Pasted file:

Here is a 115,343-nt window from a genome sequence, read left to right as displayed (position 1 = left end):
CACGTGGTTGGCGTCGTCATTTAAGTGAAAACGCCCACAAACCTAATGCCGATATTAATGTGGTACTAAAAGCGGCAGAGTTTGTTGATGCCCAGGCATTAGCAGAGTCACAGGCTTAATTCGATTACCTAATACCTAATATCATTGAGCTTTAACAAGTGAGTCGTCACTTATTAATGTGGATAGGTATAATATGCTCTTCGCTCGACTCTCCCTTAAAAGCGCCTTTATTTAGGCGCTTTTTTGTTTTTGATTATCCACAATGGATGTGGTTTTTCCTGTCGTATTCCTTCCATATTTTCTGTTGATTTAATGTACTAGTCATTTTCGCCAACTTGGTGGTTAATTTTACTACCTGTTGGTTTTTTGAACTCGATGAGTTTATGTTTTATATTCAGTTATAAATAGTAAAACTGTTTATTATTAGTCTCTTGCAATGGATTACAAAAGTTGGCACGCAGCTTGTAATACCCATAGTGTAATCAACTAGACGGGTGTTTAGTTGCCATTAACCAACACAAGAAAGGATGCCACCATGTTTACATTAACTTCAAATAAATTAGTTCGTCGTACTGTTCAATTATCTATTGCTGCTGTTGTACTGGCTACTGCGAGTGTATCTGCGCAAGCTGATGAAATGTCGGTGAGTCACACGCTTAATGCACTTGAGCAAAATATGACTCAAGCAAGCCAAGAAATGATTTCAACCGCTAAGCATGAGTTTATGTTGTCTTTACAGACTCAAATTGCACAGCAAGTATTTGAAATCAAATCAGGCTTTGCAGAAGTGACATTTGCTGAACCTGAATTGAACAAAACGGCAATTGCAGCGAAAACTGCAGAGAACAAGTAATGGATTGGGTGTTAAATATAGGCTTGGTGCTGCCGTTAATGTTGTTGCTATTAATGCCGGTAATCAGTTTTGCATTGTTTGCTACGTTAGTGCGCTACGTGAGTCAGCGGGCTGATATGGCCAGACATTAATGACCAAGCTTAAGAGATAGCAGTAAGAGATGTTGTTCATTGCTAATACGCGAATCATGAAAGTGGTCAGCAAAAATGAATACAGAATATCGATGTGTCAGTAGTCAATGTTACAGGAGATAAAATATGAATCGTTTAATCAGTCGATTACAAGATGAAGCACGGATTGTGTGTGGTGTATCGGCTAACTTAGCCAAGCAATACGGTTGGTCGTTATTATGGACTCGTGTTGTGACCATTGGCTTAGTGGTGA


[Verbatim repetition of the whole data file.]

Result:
Here is a 115,343-nt window from a genome sequence, read left to right as displayed (position 1 = left end):
CACGTGGTTGGCGTCGTCATTTAAGTGAAAACGCCCACAAACCTAATGCCGATATTAATGTGGTACTAAAAGCGGCAGAGTTTGTTGATGCCCAGGCATTAGCAGAGTCACAGGCTTAATTCGATTACCTAATACCTAATATCATTGAGCTTTAACAAGTGAGTCGTCACTTATTAATGTGGATAGGTATAATATGCTCTTCGCTCGACTCTCCCTTAAAAGCGCCTTTATTTAGGCGCTTTTTTGTTTTTGATTATCCACAATGGATGTGGTTTTTCCTGTCGTATTCCTTCCATATTTTCTGTTGATTTAATGTACTAGTCATTTTCGCCAACTTGGTGGTTAATTTTACTACCTGTTGGTTTTTTGAACTCGATGAGTTTATGTTTTATATTCAGTTATAAATAGTAAAACTGTTTATTATTAGTCTCTTGCAATGGATTACAAAAGTTGGCACGCAGCTTGTAATACCCATAGTGTAATCAACTAGACGGGTGTTTAGTTGCCATTAACCAACACAAGAAAGGATGCCACCATGTTTACATTAACTTCAAATAAATTAGTTCGTCGTACTGTTCAATTATCTATTGCTGCTGTTGTACTGGCTACTGCGAGTGTATCTGCGCAAGCTGATGAAATGTCGGTGAGTCACACGCTTAATGCACTTGAGCAAAATATGACTCAAGCAAGCCAAGAAATGATTTCAACCGCTAAGCATGAGTTTATGTTGTCTTTACAGACTCAAATTGCACAGCAAGTATTTGAAATCAAATCAGGCTTTGCAGAAGTGACATTTGCTGAACCTGAATTGAACAAAACGGCAATTGCAGCGAAAACTGCAGAGAACAAGTAATGGATTGGGTGTTAAATATAGGCTTGGTGCTGCCGTTAATGTTGTTGCTATTAATGCCGGTAATCAGTTTTGCATTGTTTGCTACGTTAGTGCGCTACGTGAGTCAGCGGGCTGATATGGCCAGACATTAATGACCAAGCTTAAGAGATAGCAGTAAGAGATGTTGTTCATTGCTAATACGCGAATCATGAAAGTGGTCAGCAAAAATGAATACAGAATATCGATGTGTCAGTAGTCAATGTTACAGGAGATAAAATATGAATCGTTTAATCAGTCGATTACAAGATGAAGCACGGATTGTGTGTGGTGTATCGGCTAACTTAGCCAAGCAATACGGTTGGTCGTTATTATGGACTCGTGTTGTGACCATTGGCTTAGTGGTGA